ForwardView: How has the field of question-answering systems progressed over the years? What makes Watson different from previous efforts in the field, or even Internet search engines like Google?
David Ferrucci: There's this extreme precision required to not just deliver documents that contain the words in your query, but to better interpret the question and deliver the precise and correct answer. What's interesting about Jeopardy! as a driver of technology is that there are no points for second or third place. You can't just throw something up there and say, "Hey you might like this." So Watson produces very accurate confidences-not only does it actually pinpoint the precise answer, it produces a confidence in the answer by deeply considering many different dimensions of evidence. It's reading the content that it has available to it much more deeply to try to understand that natural language content well enough to say, "I think I really have the right answer here-I'm 80 percent sure. I'm going to take the risk and buzz in for that."
ForwardView: Tell us about the Jeopardy! Challenge. What are your goals for Watson to compete on this TV game show?
David Ferrucci: While the driving objective is to play to win, we don't expect to win every game. There are just too many variables in the core language challenges themselves. There's also the luck of the draw. When Watson plays Jeopardy! it's completely self-contained. So not only does it have challenges in understanding the question and understanding the content it's reading and relating the two, there are just answers it may not have anywhere. So it really depends on what comes up, how it's phrased, what information Watson has access to and how well it can understand it. In the end, we expect to demonstrate that we can compete with the best humans by understanding and answering these Jeopardy! questions and in using confidence estimations (what we know and don't know) to manage our risk.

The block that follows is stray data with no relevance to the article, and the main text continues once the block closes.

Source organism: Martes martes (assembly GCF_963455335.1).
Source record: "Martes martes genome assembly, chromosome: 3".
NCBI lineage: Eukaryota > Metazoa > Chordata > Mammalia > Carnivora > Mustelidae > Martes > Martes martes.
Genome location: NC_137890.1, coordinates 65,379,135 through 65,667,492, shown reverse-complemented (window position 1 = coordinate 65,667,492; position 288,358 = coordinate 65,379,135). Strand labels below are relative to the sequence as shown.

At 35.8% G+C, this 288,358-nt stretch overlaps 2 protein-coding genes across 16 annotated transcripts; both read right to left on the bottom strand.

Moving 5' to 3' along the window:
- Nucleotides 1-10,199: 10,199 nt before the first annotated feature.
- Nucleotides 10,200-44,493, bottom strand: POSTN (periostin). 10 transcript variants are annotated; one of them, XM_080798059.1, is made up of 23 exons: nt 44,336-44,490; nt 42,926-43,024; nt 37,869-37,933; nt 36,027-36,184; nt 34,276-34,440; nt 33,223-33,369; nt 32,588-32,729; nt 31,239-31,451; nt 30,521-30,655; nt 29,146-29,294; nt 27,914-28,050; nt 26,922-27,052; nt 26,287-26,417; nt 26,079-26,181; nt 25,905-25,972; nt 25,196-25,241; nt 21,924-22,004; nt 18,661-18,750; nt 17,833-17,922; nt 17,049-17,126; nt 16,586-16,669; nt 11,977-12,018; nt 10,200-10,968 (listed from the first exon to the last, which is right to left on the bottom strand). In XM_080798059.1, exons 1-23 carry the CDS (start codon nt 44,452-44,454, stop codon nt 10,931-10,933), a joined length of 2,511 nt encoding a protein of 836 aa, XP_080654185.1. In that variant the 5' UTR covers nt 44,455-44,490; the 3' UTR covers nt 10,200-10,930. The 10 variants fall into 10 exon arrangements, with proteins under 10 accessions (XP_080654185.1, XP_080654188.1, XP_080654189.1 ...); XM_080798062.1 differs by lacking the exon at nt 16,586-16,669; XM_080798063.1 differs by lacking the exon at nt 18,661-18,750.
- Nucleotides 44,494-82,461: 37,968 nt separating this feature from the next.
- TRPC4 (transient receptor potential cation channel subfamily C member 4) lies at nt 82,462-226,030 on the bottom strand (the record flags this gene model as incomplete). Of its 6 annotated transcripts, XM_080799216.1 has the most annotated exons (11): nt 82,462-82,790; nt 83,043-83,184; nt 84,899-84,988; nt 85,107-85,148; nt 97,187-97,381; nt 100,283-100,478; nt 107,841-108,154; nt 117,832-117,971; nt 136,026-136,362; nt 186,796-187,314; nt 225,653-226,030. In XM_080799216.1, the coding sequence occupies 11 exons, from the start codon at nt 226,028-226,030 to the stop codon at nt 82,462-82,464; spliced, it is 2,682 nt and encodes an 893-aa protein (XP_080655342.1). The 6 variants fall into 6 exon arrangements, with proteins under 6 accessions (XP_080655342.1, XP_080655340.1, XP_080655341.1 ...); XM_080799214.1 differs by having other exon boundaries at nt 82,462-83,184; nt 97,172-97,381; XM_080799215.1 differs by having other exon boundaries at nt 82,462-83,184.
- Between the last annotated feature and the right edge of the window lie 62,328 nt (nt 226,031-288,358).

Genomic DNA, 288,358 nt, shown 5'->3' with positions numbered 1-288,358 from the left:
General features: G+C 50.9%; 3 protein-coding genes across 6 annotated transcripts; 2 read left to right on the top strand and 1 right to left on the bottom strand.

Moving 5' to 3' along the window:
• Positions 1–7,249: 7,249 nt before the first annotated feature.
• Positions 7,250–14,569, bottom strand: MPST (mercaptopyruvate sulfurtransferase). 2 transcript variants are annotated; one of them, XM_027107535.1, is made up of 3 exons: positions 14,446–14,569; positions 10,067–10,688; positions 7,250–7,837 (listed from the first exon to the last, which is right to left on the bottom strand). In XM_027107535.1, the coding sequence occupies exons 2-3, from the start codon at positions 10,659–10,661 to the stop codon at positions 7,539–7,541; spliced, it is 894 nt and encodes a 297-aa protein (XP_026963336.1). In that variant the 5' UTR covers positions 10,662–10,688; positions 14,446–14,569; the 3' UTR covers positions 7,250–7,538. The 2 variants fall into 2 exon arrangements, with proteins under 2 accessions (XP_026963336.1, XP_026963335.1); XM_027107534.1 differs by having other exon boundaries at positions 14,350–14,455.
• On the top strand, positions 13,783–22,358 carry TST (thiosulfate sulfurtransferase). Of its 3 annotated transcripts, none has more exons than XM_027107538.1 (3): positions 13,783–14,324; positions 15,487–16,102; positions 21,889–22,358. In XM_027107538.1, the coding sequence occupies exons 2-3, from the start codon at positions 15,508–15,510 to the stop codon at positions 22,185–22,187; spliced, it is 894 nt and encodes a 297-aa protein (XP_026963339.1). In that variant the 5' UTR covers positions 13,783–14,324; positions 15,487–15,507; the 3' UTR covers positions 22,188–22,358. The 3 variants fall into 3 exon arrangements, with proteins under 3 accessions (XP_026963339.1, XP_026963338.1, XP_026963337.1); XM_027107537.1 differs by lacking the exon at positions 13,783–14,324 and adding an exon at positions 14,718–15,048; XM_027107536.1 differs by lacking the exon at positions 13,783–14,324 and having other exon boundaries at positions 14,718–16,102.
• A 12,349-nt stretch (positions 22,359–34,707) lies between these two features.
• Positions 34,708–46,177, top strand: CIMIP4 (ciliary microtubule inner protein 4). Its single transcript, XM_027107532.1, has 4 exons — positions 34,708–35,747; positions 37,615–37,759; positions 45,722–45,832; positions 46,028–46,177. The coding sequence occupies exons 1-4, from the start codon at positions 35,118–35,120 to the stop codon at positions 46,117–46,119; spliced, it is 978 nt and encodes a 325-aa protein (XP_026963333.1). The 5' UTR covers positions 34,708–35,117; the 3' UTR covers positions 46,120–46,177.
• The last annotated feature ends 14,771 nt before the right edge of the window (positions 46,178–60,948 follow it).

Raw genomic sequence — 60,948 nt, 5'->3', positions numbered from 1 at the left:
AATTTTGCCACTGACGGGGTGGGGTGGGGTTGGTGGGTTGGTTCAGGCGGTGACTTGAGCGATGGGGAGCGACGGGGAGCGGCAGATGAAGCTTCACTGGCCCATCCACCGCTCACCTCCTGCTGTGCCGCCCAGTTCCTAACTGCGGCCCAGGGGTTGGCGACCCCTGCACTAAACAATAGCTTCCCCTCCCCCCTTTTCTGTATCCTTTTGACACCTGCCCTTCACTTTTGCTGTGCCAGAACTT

ForwardView: What is it about "intended meaning" that makes human language so hard for computers to understand?
David Ferrucci: Because we're so steeped in human experience and human cognition, we're so used to using words and using language, we're so used to making assumptions about the real implications of our words, we don't realize how hard it is to throw a computer into that mix that has no way to ground any of these terms. For a computer, there is no connection from words to human experience and human cognition. The words are just symbols to the computer. How does it know what they really mean? So I think that's what the challenge is when we say "intended meaning."
ForwardView: How do you see the Watson technology evolving and being used in other fields in the next 5 to 10 years? What are some other possible applications of this technology?
David Ferrucci: Whether it be in healthcare, medicine, technical support, finance, or government, the ability to sift through and more deeply analyze all this information and deliver it on an as-needed basis I think can really be dramatic. When you think about the Star Trek series, Captain Picard or Captain Kirk just speaking to the computer and the computer immediately has a sense of what's the context, what is he asking me about, what are my follow-up questions, how to behave as an information-seeking tool that helps this person get at what they need rapidly through a natural language dialogue in their terms. So the user doesn't have to figure out what the right query is. Rather the user can just start dialoguing with the computer in its own terms, in natural language, and that, I think, can ultimately have huge impact on business and society.